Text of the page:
*This post is an update to the video about the Tooltip*
It can be sometimes very difficult to put all the information we need in only one report page. Maybe I could remove this visual to add this one instead? But then, I won’t have the figures for this year. Maybe this one then? Impossible, otherwise I’ll miss the ranking of my product. It can easily become a real headache.
What if there was a wonderful feature inside Power BI Desktop allowing us to add more visuals to our report within the same space… Stop dreaming, I have a good news for you, it exist! Well, kind of. The tooltip will give you the opportunity to add a visual when you hover a cell of another visual. Still a bit confused? Let’s see how to do it and the final result.
As always, let’s first take the LazyDAX file (such a masterpiece I know). We can create a new page and add a new visual in it. Here is our “test” page with a simple Cost by Customer and by Year table.
Nothing complicated until there. By default, when you hover a cell of this report, you will only have a small definition of the cell, or maybe a quick resume of the whole line. Ok, why not but it’s not that interesting.
What we would like to have instead is something more relevant, more useful to the business and the end user, something more visual. Perfect, the tooltip is made for this. Let’s create a new blank page. It will be our tooltip page.
Now we can go on the format pane of the page. Under the “Page Information” tab, we will set “Tooltip” on “On”. That way, the page will be considered by Power BI as a tooltip
Now you can also go on the “Page Size” tab and choose the “Tooltip” type. You don’t have to do it but it’s better to keep something visually harmonious.
Now you can create the report that will be displayed as a tooltip to your report. Let’s take something like the Cost by Product.
Here is the report with the tooltip format. Ok it gives more information but it’s not really readable. Don’t worry, just wait and see how the magic happens.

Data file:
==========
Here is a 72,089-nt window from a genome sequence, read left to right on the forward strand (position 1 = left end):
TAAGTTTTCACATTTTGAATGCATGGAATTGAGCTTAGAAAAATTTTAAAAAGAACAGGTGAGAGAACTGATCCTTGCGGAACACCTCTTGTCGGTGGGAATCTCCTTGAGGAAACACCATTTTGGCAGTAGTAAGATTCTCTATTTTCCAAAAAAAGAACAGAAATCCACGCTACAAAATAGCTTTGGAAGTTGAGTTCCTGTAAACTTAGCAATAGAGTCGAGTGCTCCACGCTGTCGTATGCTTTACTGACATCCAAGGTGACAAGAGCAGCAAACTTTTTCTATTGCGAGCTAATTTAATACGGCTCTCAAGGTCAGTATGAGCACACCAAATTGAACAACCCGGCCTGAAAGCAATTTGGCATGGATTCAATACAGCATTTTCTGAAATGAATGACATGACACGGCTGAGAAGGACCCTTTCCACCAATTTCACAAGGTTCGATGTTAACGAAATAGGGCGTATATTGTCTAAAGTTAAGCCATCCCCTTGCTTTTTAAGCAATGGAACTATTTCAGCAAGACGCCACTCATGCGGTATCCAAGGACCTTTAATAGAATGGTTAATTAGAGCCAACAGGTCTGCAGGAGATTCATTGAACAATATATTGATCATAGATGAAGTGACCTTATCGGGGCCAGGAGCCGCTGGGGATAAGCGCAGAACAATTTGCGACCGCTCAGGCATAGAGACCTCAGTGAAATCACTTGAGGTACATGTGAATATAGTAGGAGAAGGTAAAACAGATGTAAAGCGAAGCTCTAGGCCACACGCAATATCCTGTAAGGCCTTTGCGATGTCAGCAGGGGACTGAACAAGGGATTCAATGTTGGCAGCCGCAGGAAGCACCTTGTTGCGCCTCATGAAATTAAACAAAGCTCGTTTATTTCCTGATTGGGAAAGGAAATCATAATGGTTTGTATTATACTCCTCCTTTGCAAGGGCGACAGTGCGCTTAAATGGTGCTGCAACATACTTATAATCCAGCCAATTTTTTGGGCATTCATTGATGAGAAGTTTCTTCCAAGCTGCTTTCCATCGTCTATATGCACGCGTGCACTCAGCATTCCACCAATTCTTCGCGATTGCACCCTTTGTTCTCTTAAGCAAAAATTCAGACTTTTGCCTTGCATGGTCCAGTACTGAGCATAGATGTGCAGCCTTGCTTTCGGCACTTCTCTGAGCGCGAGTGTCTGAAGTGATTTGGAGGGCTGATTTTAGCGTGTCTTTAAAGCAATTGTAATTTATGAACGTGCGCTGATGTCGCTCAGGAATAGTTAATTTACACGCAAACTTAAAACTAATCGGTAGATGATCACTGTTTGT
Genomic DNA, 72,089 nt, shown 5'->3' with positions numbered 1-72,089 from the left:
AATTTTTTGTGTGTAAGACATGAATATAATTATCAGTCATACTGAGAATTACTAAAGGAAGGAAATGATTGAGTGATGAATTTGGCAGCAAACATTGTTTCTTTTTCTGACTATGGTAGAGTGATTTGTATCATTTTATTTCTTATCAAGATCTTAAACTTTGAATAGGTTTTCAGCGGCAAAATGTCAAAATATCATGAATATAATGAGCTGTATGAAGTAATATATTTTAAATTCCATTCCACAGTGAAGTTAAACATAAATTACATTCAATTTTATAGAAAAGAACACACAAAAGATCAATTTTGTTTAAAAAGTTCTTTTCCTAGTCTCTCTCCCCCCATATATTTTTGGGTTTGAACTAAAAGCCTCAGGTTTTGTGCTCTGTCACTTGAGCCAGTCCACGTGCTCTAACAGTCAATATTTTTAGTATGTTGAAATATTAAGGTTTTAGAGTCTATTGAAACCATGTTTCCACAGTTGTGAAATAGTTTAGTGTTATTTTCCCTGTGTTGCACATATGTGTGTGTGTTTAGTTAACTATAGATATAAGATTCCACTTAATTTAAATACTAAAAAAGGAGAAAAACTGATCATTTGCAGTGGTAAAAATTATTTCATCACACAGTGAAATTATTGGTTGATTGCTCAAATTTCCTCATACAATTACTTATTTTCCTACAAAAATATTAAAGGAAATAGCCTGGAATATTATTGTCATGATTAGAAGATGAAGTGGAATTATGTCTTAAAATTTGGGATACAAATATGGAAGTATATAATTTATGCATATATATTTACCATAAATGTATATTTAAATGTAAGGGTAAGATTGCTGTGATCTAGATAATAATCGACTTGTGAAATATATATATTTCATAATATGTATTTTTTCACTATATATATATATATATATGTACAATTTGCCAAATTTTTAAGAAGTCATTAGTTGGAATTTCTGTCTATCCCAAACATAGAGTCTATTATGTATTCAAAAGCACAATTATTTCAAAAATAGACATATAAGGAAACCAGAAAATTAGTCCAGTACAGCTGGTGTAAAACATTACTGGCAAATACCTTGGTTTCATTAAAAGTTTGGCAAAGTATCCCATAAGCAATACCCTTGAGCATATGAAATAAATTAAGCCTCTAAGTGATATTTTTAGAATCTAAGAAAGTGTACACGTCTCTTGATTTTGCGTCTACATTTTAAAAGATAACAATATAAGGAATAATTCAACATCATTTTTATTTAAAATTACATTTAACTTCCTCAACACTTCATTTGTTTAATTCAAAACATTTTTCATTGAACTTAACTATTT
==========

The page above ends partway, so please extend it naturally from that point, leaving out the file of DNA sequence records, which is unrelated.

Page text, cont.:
But first we have to go back to our report page and select the visual that will have the Cost by Product report as tooltip. Select the visual.
Go on the “Format” tab and enable “Tooltip”. Once it’s done, under “Type” you select “Report page” (the way you will see the tooltip) and then select “Tooltip Page” (the source page with your tooltip).
Now we can see the magic. When I hover one cell of my table, I will have the report of the “Tooltip Page” displayed and sorted by the current line.
This is a really simple way to add more information without overloading your page.
Once again, it was not something very difficult, you just had to be aware of it.
As you know, the August 2018 update of Power BI Desktop grants us the possibility to export in PDF directly from the Desktop. Two clicks and it’s done. Great news right? I remember all the steps I had to go through to make it before, it still give me headache…
But by default, the report will be exported with the standard format of Power BI Desktop which can be for some end users or clients not very pleasant to read especially if they are used to an A4 page. The real question is then, how to export in that specific format? Here is the answer.
First, let’s take our wonderful LazyDAX file and create a new page. Here is the default view you have when adding a new page.
Nothing special until there. What’s interesting is the “Page View” button under the “View” tab. Once we click on it, we can select “Actual Size”.
By choosing “Actual Size” we will see the “real” size of the page, based on its dimensions.
Now we can see that the page size exceed the usual limit of the report. But we want to make it like a A4 portrait page right? So, we are not done yet. You can select the “Format” pane of the report page, then “Page Size” and select “Custom” as “Type”. Now, we just have to enter the custom size we want. I chose 794*1123 pixels because it is the A4 size at 96 PPI (depending of the printing, you can find more info about it here).
Now we have our A4 report page ready to be filled.
As you can see, there is now a scroll bar on the right side of the report because of the dimension of the page. We now just have to export as PDF and that’s it. You can click on the “File” button and then choose “Export to PDF”.
You now just have to let Power BI make the work and here is the result.
The last report page is well in portrait format, while the others have been exported in the default format.
As you can see, there is nothing really difficult here but you just have to be aware of it.